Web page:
McVin­nie’s tips

The Timaru Herald - - CATALYST -

Chef Ray McVin­nie has some ad­vice for Ki­wis on how to pre­pare and cook chicken.

Put chicken in a sep­a­rate, leakproof bag at the su­per­mar­ket. Store, cov­ered, at the bot­tom of the fridge, well-sep­a­rated from other foods.

Be aware that raw chicken, and es­pe­cially the juices, may con­tam­i­nate any­thing they touch. Do not wash the chicken.

Wash ev­ery­thing af­ter prepa­ra­tion – benches, knives, boards, and wash your hands thor­oughly with soap and warm water. Ster­ilise any dish cloth you use.

Use dif­fer­ent uten­sils and boards for pre­par­ing raw and cooked meats.

Cook it thor­oughly, which means the juices should run clear.

Stick a knife or skewer deep into the thigh joint.

If the chicken has been frozen, make sure it is com­pletely thawed so it cooks evenly. De­frost in your fridge overnight.

Campy­lobac­ter in­fec­tions spike in sum­mer, prob­a­bly be­cause of the in­crease in bar­be­cue cook­ing.

Bar­be­cue chefs: the same rules ap­ply. Keep the raw chicken sep­a­rate from other meats and food and don’t use the same tongs to turn the chicken and the sausages. will con­tinue to work with gov­ern­ment, in­dus­try, and col­leagues here and over­seas, to mon­i­tor and re­duce con­tam­i­na­tion lev­els. We’re also keep­ing a close watch on the evo­lu­tion of this per­sis­tent bac­terium and the re­sis­tance of some to an­tibi­otics. For more in­for­ma­tion, visit food-safety/food-safety-for­con­sumers/tips-for-food-safety/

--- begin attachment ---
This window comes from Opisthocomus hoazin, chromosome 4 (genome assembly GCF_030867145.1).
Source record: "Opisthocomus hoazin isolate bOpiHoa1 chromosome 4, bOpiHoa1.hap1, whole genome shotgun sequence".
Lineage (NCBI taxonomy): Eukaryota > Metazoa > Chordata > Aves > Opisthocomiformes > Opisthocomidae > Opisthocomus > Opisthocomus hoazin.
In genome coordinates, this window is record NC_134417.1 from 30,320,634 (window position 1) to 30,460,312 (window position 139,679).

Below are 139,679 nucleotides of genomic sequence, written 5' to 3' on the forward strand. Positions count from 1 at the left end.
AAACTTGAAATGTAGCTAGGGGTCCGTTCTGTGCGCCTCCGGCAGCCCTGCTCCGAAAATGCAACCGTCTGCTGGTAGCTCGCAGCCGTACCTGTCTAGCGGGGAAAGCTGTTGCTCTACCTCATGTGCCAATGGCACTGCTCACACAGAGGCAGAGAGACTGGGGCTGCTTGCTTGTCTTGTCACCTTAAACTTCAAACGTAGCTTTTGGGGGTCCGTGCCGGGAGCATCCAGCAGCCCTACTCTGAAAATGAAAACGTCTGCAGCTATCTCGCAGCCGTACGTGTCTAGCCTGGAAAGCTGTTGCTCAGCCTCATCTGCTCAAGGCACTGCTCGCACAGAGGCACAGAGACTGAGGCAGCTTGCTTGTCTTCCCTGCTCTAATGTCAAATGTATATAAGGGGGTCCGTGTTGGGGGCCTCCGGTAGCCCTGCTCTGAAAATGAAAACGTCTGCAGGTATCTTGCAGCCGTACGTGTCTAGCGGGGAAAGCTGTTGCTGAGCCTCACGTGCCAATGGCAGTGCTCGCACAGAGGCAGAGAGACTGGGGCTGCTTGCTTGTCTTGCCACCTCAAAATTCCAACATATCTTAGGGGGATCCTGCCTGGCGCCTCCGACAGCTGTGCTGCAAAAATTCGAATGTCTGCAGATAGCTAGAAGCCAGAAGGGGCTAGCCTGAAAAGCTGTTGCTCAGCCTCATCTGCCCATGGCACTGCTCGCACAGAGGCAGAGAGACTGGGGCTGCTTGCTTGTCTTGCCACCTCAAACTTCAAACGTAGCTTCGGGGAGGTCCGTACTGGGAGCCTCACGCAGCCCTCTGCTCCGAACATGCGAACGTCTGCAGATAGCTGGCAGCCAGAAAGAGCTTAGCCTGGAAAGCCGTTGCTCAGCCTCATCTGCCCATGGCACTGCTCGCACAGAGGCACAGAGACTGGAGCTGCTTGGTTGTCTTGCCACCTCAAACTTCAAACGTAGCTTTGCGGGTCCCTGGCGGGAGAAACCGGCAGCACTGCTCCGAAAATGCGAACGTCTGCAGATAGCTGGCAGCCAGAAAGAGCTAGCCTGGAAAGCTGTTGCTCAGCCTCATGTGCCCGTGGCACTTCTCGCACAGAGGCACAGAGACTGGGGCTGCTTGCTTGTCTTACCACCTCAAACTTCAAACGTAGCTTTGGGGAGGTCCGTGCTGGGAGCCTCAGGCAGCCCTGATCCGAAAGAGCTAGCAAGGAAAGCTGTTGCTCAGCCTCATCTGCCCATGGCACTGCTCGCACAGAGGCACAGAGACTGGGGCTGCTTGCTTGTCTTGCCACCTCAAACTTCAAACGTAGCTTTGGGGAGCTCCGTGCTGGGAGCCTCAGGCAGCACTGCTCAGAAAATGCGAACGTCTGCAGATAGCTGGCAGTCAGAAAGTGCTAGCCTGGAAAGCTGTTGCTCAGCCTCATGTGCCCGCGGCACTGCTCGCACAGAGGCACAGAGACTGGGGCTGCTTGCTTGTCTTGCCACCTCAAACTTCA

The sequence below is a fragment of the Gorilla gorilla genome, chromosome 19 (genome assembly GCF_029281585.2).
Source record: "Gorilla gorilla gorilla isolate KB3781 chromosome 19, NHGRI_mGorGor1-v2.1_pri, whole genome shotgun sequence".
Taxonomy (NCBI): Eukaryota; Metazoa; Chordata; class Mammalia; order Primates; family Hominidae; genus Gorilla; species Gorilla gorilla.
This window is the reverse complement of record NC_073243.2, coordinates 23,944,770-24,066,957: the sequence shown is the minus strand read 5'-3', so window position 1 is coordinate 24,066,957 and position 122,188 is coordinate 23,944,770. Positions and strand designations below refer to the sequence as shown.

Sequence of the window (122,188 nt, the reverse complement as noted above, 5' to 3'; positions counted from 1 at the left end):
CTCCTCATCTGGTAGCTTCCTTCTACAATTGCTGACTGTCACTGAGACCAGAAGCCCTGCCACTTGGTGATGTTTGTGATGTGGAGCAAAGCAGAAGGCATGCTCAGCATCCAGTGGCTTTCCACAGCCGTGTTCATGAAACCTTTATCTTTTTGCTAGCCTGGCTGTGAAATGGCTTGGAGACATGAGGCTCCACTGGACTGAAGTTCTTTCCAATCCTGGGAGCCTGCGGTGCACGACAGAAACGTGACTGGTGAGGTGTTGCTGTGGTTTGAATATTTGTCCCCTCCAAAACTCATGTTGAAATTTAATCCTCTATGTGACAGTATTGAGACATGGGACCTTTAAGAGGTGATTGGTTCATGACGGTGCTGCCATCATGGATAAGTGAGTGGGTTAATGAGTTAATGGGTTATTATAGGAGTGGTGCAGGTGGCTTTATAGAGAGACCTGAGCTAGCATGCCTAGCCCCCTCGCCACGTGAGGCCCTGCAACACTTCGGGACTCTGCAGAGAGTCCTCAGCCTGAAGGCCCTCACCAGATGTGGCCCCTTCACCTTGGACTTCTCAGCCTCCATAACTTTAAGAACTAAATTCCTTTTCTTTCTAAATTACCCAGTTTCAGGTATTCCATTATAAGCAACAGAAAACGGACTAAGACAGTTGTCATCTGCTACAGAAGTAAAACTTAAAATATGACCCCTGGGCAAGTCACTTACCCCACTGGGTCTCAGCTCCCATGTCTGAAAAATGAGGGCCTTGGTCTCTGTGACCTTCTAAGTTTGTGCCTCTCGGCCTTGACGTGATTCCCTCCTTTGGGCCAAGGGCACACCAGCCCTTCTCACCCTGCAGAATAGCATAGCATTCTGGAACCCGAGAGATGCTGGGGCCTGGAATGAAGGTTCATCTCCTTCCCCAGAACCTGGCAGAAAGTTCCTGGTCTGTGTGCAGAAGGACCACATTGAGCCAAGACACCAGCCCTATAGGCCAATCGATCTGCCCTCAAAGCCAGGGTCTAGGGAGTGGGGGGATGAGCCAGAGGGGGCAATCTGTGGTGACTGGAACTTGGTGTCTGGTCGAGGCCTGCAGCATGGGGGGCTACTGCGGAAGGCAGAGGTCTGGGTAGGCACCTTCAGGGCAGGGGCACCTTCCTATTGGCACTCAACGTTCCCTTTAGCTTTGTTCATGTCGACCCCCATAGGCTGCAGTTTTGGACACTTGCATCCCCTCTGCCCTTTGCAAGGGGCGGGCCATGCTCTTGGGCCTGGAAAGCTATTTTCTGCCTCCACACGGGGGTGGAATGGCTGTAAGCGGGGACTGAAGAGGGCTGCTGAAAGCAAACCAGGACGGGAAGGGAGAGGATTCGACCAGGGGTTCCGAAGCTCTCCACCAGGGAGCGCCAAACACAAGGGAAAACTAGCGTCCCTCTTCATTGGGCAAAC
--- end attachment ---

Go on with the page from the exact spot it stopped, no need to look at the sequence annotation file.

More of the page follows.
Pro­fes­sor Nigel French is di­rec­tor of the NZ Food Safety Sci­ence & Re­search Cen­tre and Glenda Lewis is a com­mu­ni­ca­tions ad­viser to the cen­tre.


New Zealand has one of the high­est rates of campy­lobac­ter in­fec­tions among OECD coun­tries and much of this is food-borne.

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